5 Questions to Ask Nutritionists, Doctors and Pharmacists About Your Diet

Brunette woman in a consultation at doctor's office

It can be tempting to jump right into the latest diets that are being touted on the web, from paleo to keto to vegan. But as healthy as these diets seem (we’re constantly seeing other people’s positive results!), it’s important to check with your doctor, nutritionist or pharmacist before you commit. Everybody is different, and a diet that’s healthy for one person may not be suitable for someone else. So before you cut dairy, fish or other foods out of your diet, ask a health professional these five questions.

1. Do I Have Any Pre-Existing Conditions?

Pre-existing conditions—including diabetes or pre-diabetes, high blood pressure, high cholesterol, anemia and more—can influence your approach to dieting and exercising. Be sure to ask your doctor if there are any red flags on your bill of health that would preclude you from trying certain regimens (or make a specific eating plan your best course of action).

2. Am I on Any Medications that Could Affect Me Adversely?

ariety of dietary supplements, including capsules of Garlic, Evening Primrose Oil; Artichoke Leaf; Olive Leaf; Magnesium and Omega 3 Fish Oil

Pretty much all medications have side effects and it is possible for foods to have a negative impact on them. Warfarin, for example, is a commonly prescribed blood thinner that makes kale—a darling of the health world—dangerous to consume because of its high volume of vitamin K. Be sure to let your nutritionist or pharmacist know of any medications you’re taking (even over-the-counter ones) to ensure that your diet is safe and healthy.

3. Am I Getting Enough Iron?

This is particularly important for people who are thinking of reducing their red meat intake. If you’re not getting enough of this mineral, you can develop anemia—a common illness that may lead to a host of other health problems. Dietary sources of iron like fish, spinach, lentils and beans—or in some cases, supplements—might be a good idea if you’re deficient or at risk of having an iron deficiency.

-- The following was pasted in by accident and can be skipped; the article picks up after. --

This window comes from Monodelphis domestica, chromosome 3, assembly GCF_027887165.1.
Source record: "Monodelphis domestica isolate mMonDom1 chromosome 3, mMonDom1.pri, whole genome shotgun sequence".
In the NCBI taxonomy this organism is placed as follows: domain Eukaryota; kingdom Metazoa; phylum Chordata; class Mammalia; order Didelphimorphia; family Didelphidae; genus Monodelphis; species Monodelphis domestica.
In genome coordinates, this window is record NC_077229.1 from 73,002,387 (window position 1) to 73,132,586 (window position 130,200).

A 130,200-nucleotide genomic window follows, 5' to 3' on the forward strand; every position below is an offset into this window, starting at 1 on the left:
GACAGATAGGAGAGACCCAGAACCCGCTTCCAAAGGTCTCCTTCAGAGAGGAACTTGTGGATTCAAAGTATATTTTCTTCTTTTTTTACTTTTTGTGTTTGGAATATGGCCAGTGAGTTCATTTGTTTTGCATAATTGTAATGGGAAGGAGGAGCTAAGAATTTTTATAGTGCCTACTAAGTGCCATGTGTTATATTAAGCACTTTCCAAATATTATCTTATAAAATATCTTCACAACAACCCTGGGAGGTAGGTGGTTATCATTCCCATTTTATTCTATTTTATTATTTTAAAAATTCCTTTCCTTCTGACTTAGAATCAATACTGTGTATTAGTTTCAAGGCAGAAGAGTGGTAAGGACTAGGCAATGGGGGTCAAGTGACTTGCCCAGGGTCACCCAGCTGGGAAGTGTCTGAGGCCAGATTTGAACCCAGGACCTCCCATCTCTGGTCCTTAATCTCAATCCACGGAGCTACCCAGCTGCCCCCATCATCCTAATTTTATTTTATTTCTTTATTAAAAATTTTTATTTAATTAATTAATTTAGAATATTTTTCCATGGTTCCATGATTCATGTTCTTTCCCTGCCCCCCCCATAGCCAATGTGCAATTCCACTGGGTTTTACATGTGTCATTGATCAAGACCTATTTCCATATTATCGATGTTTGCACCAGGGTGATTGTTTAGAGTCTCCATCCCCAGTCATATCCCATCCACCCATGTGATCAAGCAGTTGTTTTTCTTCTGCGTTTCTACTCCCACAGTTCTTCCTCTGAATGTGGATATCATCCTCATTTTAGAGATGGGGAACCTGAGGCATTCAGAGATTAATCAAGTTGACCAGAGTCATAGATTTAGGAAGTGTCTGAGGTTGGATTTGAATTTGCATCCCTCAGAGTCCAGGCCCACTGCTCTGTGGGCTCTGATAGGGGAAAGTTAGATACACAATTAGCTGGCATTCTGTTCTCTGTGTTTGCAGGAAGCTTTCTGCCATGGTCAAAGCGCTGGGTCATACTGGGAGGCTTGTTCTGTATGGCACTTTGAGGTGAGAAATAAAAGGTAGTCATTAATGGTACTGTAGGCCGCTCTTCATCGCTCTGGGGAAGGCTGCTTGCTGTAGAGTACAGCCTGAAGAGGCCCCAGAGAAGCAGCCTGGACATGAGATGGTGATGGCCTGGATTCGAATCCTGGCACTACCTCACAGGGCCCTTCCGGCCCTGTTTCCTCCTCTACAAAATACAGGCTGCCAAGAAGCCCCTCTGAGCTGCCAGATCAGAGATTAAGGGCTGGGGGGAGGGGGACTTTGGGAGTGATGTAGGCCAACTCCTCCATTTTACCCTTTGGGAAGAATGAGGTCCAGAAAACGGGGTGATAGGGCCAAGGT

4. What Am I Missing?

There are so many vitamins, minerals, antioxidants and fatty acids that we should be attempting to have in our diets—it’s not hard to miss one! Consider keeping a food diary for a week or two, detailing everything you eat. Then show this to your doctor, nutritionist or pharmacist and ask if there are any glaring problems. You may need to adjust your diet or add some supplements to the mix to ensure that you’re getting all of the nutrients you need.

5. What Should I Cut Out or Reduce?

This can be an unpleasant question to ask since doctors or nutritionists could very well recommend that you stop eating some of your favorite foods. But it’s essential if you want to live a healthier lifestyle. In some cases, it’s obvious what cuts should be made (think processed sweets or fried foods), but others are less so (like “whole grain” breads that are filled with refined sugar and flour). A professional opinion might be exactly what you need to get on the right track.

Asking questions is the first step to becoming more informed and, ultimately, finding a diet that will make you healthier and stronger. Never be afraid of seeming ignorant—health professionals like doctors, nutritionists and pharmacists will be happy to help you get on the right path.

To discover more about healthy eating—and the science behind it—check out our guide to essential minerals.

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